So what is keeping the Democrats in the closet on this issue while brave gay men and women in the military are being fired for either being forced out of the closet or coming out on their own? Sure the Obama Administration is busy with a very full agenda. That comes with the job. The Truman Administration brought World War II to a victorious conclusion, rebuilt Western Europe under the Marshall Plan and also took the bold and controversial steps to integrate the military during a historically challenging time in our nation's history. The Johnson Administration signed into law landmark civil rights legislation during a very contentious and divisive time for our country.


April 21st, 2009
09:34 AM ET

Make accountability count

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Robert Zimmerman
AC360° Contributor and CNN Political Analyst

After thoughtful deliberation, President Obama released memos from the Bush administration revealing brutal CIA interrogation tactics. These memos, authored by leading officials in the Bush Department of Justice, made every attempt to create a legal rational to engage in nothing less than torture. Despite the use of bureaucratic language to justify their intent, there is no question these memos were an exercise to excuse tactics like "stress positions" that were employed by the Nazis in World War II or water boarding used by the Khmer Rouge in Phnom Penh Cambodia. In fact, these memos have the temerity to actually point out that other countries that behaved in a similar fashion, like Indonesia, were engaging in torture.

While President Obama deserves great credit for releasing these memos in the face of strong opposition within his administration and with minimal deletions in the documents, he has not ended the debate. On the contrary; he has started it. The questions that need to be addressed focus on whether the release of these memos compromise our ability to combat terrorists. We also have a right to know what, if any, measures should be taken to hold those who authored these memos, as well as those who attempted their legal justification, accountable. In short, the answers to those questions reflect the core values and the guiding principles that define the Obama administration and the Democratic Congress' commitment to transparency and accountability.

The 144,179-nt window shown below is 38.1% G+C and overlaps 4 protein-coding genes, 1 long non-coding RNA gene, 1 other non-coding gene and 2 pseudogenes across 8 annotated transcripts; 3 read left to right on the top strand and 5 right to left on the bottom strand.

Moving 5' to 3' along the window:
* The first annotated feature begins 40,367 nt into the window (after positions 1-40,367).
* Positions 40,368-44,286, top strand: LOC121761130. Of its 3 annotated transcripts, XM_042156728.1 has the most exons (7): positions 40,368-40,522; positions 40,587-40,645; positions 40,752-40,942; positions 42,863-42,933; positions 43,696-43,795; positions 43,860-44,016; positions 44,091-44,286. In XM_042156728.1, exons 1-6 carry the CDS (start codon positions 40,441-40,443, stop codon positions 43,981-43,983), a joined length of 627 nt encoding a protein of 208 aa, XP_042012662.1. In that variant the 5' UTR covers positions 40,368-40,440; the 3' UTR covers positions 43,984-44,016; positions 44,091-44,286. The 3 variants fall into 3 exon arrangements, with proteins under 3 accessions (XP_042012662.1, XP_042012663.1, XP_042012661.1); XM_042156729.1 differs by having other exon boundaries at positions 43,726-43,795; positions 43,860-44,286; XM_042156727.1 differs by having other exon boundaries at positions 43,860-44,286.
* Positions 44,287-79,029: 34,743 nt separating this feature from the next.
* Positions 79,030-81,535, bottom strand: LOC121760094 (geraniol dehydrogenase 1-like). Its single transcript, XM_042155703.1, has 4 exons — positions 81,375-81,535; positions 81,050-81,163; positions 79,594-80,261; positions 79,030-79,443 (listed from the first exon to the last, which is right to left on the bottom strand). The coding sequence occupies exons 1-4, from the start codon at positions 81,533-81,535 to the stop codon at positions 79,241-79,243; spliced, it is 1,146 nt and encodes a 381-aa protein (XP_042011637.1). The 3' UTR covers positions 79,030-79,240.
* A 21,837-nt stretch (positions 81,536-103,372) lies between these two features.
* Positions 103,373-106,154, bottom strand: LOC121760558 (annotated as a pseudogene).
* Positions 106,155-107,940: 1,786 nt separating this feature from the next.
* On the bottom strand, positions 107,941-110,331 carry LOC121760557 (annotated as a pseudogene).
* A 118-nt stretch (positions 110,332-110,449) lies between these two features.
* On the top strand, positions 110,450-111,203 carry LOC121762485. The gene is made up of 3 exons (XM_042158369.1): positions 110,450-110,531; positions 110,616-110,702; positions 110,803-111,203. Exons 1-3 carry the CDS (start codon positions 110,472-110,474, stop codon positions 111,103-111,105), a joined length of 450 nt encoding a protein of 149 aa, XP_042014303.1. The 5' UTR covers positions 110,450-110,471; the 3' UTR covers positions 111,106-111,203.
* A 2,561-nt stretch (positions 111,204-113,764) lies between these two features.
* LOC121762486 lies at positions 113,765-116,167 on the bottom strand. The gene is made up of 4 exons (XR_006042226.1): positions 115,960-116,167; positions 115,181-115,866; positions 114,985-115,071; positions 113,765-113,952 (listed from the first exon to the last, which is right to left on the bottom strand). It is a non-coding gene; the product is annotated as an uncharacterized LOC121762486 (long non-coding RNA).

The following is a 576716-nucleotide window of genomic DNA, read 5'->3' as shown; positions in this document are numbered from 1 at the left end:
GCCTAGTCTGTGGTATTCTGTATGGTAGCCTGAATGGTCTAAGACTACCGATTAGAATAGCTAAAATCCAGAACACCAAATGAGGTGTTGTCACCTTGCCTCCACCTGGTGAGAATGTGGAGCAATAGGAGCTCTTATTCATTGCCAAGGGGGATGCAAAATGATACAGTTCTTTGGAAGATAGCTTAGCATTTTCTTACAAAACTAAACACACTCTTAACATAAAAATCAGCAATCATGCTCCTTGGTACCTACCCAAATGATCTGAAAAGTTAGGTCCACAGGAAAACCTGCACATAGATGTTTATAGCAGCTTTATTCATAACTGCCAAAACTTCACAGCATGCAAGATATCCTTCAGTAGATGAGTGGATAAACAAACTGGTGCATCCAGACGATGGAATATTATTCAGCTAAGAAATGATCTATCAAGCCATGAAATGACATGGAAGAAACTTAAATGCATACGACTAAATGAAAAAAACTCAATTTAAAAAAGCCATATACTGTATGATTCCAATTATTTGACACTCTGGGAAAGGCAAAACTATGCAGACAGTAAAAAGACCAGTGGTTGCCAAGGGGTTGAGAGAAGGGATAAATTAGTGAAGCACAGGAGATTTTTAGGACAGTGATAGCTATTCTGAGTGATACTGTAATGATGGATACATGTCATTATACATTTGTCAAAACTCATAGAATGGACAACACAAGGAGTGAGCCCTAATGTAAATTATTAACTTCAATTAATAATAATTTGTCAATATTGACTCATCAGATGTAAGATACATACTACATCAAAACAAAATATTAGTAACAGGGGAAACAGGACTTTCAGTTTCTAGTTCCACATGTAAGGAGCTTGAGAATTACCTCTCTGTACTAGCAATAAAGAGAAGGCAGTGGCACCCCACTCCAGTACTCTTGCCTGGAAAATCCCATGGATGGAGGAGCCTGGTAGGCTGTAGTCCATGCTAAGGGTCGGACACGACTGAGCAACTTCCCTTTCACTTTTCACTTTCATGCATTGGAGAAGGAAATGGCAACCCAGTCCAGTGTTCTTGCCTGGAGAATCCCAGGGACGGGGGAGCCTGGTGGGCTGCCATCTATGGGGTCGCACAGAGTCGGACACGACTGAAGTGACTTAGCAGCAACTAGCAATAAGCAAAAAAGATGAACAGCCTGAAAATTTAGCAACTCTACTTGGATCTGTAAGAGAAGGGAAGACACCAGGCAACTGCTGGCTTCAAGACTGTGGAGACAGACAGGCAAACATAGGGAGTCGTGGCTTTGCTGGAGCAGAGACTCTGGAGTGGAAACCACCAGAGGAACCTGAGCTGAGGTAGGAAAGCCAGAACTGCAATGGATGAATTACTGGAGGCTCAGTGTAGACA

March 24th, 2009
02:38 PM ET

Jack Nicholson: Political Prophet in 2009

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Robert Zimmerman
AC360° Contributor and CNN Political Analyst

In the dramatic courtroom showdown between Tom Cruise and Jack Nicholson in the film 'A Few Good Men,' Nicholson, in the role of Col. Nathan Jessep, famously declared to Lt. Daniel Kaffe, played by Cruise, "You can't handle the truth." As I sat in the movie theater in 1992 (yes, there were no DVD's at the time but it was a talkie and in color) awed by that powerful performance, I would never have imagined Jack Nicholson to emerge as a political prophet in 2009. Yet that dramatic line – a challenge to confront the truth - has special insight and wisdom now.